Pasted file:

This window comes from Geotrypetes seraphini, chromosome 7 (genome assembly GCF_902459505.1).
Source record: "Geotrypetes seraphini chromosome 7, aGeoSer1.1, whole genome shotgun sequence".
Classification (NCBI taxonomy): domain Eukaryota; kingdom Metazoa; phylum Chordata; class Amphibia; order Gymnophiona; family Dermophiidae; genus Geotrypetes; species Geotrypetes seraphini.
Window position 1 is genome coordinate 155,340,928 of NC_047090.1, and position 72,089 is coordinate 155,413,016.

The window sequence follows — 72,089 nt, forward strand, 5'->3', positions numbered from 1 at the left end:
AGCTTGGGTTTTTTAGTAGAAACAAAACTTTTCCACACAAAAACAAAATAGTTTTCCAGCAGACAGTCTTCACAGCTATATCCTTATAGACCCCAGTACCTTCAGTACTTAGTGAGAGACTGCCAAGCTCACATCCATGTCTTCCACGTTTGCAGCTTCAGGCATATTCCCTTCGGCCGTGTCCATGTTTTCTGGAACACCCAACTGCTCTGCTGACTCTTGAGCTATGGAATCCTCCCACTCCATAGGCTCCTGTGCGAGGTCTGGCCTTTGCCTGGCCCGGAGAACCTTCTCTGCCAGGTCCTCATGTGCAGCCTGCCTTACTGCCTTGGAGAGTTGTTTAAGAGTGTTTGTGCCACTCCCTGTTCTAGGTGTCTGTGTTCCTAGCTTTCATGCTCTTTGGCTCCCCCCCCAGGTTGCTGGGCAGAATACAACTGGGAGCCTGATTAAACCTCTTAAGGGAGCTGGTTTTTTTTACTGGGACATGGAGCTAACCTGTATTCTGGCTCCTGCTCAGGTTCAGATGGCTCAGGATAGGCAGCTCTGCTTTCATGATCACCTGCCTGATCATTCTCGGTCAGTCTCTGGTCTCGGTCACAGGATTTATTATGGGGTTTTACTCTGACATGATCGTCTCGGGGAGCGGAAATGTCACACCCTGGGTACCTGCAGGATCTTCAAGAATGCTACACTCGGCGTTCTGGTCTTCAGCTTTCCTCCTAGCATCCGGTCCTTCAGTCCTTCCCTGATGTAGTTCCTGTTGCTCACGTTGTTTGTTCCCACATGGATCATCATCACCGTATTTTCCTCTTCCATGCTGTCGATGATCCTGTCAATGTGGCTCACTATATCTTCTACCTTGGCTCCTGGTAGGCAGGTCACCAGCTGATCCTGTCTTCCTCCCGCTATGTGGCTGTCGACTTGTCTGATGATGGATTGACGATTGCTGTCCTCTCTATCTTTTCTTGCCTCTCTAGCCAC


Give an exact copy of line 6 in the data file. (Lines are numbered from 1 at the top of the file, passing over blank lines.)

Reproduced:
AGCTTGGGTTTTTTAGTAGAAACAAAACTTTTCCACACAAAAACAAAATAGTTTTCCAGCAGACAGTCTTCACAGCTATATCCTTATAGACCCCAGTACCTTCAGTACTTAGTGAGAGACTGCCAAGCTCACATCCATGTCTTCCACGTTTGCAGCTTCAGGCATATTCCCTTCGGCCGTGTCCATGTTTTCTGGAACACCCAACTGCTCTGCTGACTCTTGAGCTATGGAATCCTCCCACTCCATAGGCTCCTGTGCGAGGTCTGGCCTTTGCCTGGCCCGGAGAACCTTCTCTGCCAGGTCCTCATGTGCAGCCTGCCTTACTGCCTTGGAGAGTTGTTTAAGAGTGTTTGTGCCACTCCCTGTTCTAGGTGTCTGTGTTCCTAGCTTTCATGCTCTTTGGCTCCCCCCCCAGGTTGCTGGGCAGAATACAACTGGGAGCCTGATTAAACCTCTTAAGGGAGCTGGTTTTTTTTACTGGGACATGGAGCTAACCTGTATTCTGGCTCCTGCTCAGGTTCAGATGGCTCAGGATAGGCAGCTCTGCTTTCATGATCACCTGCCTGATCATTCTCGGTCAGTCTCTGGTCTCGGTCACAGGATTTATTATGGGGTTTTACTCTGACATGATCGTCTCGGGGAGCGGAAATGTCACACCCTGGGTACCTGCAGGATCTTCAAGAATGCTACACTCGGCGTTCTGGTCTTCAGCTTTCCTCCTAGCATCCGGTCCTTCAGTCCTTCCCTGATGTAGTTCCTGTTGCTCACGTTGTTTGTTCCCACATGGATCATCATCACCGTATTTTCCTCTTCCATGCTGTCGATGATCCTGTCAATGTGGCTCACTATATCTTCTACCTTGGCTCCTGGTAGGCAGGTCACCAGCTGATCCTGTCTTCCTCCCGCTATGTGGCTGTCGACTTGTCTGATGATGGATTGACGATTGCTGTCCTCTCTATCTTTTCTTGCCTCTCTAGCCAC